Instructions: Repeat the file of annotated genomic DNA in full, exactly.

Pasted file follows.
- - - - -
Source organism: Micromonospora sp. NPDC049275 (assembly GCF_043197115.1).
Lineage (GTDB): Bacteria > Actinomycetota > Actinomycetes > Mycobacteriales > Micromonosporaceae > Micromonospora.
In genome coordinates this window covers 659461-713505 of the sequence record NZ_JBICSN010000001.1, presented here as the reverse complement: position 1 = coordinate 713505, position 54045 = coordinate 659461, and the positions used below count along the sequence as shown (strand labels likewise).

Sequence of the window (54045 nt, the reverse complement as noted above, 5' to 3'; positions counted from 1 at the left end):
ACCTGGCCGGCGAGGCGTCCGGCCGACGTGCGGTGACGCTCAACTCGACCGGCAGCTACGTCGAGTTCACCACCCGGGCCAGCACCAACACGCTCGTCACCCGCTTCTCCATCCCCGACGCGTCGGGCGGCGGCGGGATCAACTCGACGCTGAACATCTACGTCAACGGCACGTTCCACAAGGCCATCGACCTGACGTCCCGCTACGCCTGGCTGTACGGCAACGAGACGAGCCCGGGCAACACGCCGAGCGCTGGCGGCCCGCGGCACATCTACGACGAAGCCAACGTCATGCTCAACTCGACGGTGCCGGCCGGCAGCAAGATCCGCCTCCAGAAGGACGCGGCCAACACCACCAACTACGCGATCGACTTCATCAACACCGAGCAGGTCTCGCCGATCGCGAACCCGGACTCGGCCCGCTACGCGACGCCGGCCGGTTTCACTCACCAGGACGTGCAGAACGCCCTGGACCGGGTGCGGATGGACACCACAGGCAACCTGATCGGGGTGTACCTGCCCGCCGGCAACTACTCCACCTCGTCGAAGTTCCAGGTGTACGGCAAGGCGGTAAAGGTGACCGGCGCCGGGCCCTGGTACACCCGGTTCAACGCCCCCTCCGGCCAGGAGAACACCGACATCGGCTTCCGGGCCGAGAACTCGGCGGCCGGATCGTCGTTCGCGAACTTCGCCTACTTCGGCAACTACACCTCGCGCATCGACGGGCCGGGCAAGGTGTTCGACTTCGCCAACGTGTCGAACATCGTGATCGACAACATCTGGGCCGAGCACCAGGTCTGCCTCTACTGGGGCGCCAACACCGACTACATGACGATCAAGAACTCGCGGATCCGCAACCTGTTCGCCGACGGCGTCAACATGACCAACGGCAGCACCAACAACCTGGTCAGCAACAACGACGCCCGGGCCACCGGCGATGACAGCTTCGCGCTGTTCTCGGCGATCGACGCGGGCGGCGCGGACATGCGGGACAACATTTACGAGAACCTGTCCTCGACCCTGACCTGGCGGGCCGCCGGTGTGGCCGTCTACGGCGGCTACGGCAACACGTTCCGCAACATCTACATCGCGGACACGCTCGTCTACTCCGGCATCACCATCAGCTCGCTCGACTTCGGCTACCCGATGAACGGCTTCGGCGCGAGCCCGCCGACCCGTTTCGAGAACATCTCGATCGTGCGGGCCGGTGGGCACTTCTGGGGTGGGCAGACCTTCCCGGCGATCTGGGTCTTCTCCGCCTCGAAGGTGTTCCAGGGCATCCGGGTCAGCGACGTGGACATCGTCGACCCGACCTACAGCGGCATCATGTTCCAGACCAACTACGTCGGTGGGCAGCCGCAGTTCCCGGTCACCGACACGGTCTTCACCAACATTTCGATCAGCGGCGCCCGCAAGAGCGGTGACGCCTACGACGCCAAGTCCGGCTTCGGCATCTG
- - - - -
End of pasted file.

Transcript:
Source organism: Micromonospora sp. NPDC049275 (assembly GCF_043197115.1).
Lineage (GTDB): Bacteria > Actinomycetota > Actinomycetes > Mycobacteriales > Micromonosporaceae > Micromonospora.
In genome coordinates this window covers 659461-713505 of the sequence record NZ_JBICSN010000001.1, presented here as the reverse complement: position 1 = coordinate 713505, position 54045 = coordinate 659461, and the positions used below count along the sequence as shown (strand labels likewise).

Sequence of the window (54045 nt, the reverse complement as noted above, 5' to 3'; positions counted from 1 at the left end):
ACCTGGCCGGCGAGGCGTCCGGCCGACGTGCGGTGACGCTCAACTCGACCGGCAGCTACGTCGAGTTCACCACCCGGGCCAGCACCAACACGCTCGTCACCCGCTTCTCCATCCCCGACGCGTCGGGCGGCGGCGGGATCAACTCGACGCTGAACATCTACGTCAACGGCACGTTCCACAAGGCCATCGACCTGACGTCCCGCTACGCCTGGCTGTACGGCAACGAGACGAGCCCGGGCAACACGCCGAGCGCTGGCGGCCCGCGGCACATCTACGACGAAGCCAACGTCATGCTCAACTCGACGGTGCCGGCCGGCAGCAAGATCCGCCTCCAGAAGGACGCGGCCAACACCACCAACTACGCGATCGACTTCATCAACACCGAGCAGGTCTCGCCGATCGCGAACCCGGACTCGGCCCGCTACGCGACGCCGGCCGGTTTCACTCACCAGGACGTGCAGAACGCCCTGGACCGGGTGCGGATGGACACCACAGGCAACCTGATCGGGGTGTACCTGCCCGCCGGCAACTACTCCACCTCGTCGAAGTTCCAGGTGTACGGCAAGGCGGTAAAGGTGACCGGCGCCGGGCCCTGGTACACCCGGTTCAACGCCCCCTCCGGCCAGGAGAACACCGACATCGGCTTCCGGGCCGAGAACTCGGCGGCCGGATCGTCGTTCGCGAACTTCGCCTACTTCGGCAACTACACCTCGCGCATCGACGGGCCGGGCAAGGTGTTCGACTTCGCCAACGTGTCGAACATCGTGATCGACAACATCTGGGCCGAGCACCAGGTCTGCCTCTACTGGGGCGCCAACACCGACTACATGACGATCAAGAACTCGCGGATCCGCAACCTGTTCGCCGACGGCGTCAACATGACCAACGGCAGCACCAACAACCTGGTCAGCAACAACGACGCCCGGGCCACCGGCGATGACAGCTTCGCGCTGTTCTCGGCGATCGACGCGGGCGGCGCGGACATGCGGGACAACATTTACGAGAACCTGTCCTCGACCCTGACCTGGCGGGCCGCCGGTGTGGCCGTCTACGGCGGCTACGGCAACACGTTCCGCAACATCTACATCGCGGACACGCTCGTCTACTCCGGCATCACCATCAGCTCGCTCGACTTCGGCTACCCGATGAACGGCTTCGGCGCGAGCCCGCCGACCCGTTTCGAGAACATCTCGATCGTGCGGGCCGGTGGGCACTTCTGGGGTGGGCAGACCTTCCCGGCGATCTGGGTCTTCTCCGCCTCGAAGGTGTTCCAGGGCATCCGGGTCAGCGACGTGGACATCGTCGACCCGACCTACAGCGGCATCATGTTCCAGACCAACTACGTCGGTGGGCAGCCGCAGTTCCCGGTCACCGACACGGTCTTCACCAACATTTCGATCAGCGGCGCCCGCAAGAGCGGTGACGCCTACGACGCCAAGTCCGGCTTCGGCATCTG